The earliest documentary evidence of Krista Smith's love affair with the cosmos is a crayon drawing from third grade. Smith and her classmates were given a blank piece of paper and told by their teacher to draw themselves as they imagined they would be in 30 years. She drew a stick figure girl standing at a giant telescope under a field of green and red stars.
"I've known my whole life I wanted to do astronomy," said Smith, who will graduate in December with a degree in astronomy. "I remember when we would go to the public library when I was young. My sisters would all be in the children's section. I would head upstairs and to the left to the astronomy aisle. I couldn't read most of the books all that well, but I would look at the pictures. I never stopped."
Growing up in McKinney, Texas, Smith supplemented her library visits with whatever else she could find on the subject. She commandeered the family television on Tuesday nights, which was astronomy night on the Science Channel, so she could watch the three one-hour documentaries.
Through her school's gifted and talented program, she was put in touch with a woman who used to work for NASA, who gave her the specific URLs of various astronomy-related Web sites (a valuable commodity in the pre-Google era). In high school, she joined the Academic Decathlon team only after she learned the year's theme would be astronomy. She ended up conducting a year-long seminar on the subject for her fellow decathletes.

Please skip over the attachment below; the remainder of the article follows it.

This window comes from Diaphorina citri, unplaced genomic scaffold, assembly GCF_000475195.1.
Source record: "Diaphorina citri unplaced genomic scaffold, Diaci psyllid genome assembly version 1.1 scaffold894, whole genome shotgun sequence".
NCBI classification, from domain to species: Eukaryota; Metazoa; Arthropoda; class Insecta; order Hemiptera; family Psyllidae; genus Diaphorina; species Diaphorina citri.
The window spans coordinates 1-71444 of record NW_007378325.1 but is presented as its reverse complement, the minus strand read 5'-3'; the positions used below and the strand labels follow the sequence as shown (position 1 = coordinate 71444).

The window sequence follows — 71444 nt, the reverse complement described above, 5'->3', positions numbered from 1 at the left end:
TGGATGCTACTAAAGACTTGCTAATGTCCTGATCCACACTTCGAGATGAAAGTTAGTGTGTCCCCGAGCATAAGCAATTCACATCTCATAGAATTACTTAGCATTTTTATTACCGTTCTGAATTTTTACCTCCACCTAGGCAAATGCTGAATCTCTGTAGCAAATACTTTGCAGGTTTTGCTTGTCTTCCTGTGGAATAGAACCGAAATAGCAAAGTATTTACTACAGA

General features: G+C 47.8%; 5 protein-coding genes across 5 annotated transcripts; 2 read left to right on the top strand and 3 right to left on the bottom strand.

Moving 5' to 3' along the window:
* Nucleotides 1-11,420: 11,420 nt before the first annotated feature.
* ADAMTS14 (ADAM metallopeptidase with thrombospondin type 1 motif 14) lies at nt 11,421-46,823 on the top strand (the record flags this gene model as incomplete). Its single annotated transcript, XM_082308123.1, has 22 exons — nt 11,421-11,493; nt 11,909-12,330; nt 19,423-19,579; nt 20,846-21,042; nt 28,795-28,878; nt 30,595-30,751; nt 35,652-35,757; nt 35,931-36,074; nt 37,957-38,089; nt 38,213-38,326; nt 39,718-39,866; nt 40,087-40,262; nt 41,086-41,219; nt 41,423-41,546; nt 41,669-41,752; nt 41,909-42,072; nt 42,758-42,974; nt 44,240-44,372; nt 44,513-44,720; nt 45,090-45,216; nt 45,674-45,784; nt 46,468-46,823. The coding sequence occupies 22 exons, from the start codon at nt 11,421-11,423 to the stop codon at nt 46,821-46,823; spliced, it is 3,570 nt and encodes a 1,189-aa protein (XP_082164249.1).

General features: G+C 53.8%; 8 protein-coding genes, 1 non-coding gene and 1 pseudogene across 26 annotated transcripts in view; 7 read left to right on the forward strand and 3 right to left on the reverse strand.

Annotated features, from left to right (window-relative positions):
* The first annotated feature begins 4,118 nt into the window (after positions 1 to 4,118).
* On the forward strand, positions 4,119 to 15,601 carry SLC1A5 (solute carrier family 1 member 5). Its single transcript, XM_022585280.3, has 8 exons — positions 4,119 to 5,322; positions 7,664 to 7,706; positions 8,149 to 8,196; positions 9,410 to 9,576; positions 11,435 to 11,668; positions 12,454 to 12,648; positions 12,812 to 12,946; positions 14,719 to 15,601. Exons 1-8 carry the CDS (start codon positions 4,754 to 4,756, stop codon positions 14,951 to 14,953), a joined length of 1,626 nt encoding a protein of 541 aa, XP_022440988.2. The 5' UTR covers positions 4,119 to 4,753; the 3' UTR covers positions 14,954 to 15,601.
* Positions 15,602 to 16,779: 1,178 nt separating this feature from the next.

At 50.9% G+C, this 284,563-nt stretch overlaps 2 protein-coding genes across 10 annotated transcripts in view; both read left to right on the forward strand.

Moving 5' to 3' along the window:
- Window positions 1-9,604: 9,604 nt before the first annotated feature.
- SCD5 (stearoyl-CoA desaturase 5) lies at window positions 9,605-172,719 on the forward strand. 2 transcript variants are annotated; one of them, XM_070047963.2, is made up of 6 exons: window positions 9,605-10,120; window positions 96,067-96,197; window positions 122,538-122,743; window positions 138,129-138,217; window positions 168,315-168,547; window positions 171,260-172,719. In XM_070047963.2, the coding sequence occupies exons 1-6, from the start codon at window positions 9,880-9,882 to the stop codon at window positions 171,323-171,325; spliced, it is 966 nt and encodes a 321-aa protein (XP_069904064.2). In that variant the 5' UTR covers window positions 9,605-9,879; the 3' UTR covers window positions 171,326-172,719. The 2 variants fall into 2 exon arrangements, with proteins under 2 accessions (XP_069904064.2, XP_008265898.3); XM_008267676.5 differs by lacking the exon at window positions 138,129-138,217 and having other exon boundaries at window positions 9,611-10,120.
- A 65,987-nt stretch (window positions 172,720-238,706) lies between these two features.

By the time she arrived as a transfer student at The University of Texas at Austin, Smith was so eager to immerse herself in the subject that she enrolled directly in upper-level galactic physics, skipping the introductory astronomy lecture. She also managed to secure a place in the lab of astronomy Professor Greg Shields.
"I'm not a shy person, and if there's a way to cut out the bureaucracy I usually take it," she said. "I got on the Internet and e-mailed six professors, and said, 'All right, I'm an undergrad, and I have no lab skills, but I'm interested.' I sent it out and waited. A day later Dr. Shields wrote back, and said, 'Yeah, come by the office, and we'll discuss it.' So I came by the day after I moved in, and two days later I was working."
Smith's research in Shields' lab, where she's been for the past two years, has become the center of her academic experience. She's a named author on two papers that were published in The Astrophysical Journal, the premier astronomical research journal, and in April was the first author on another paper in the journal.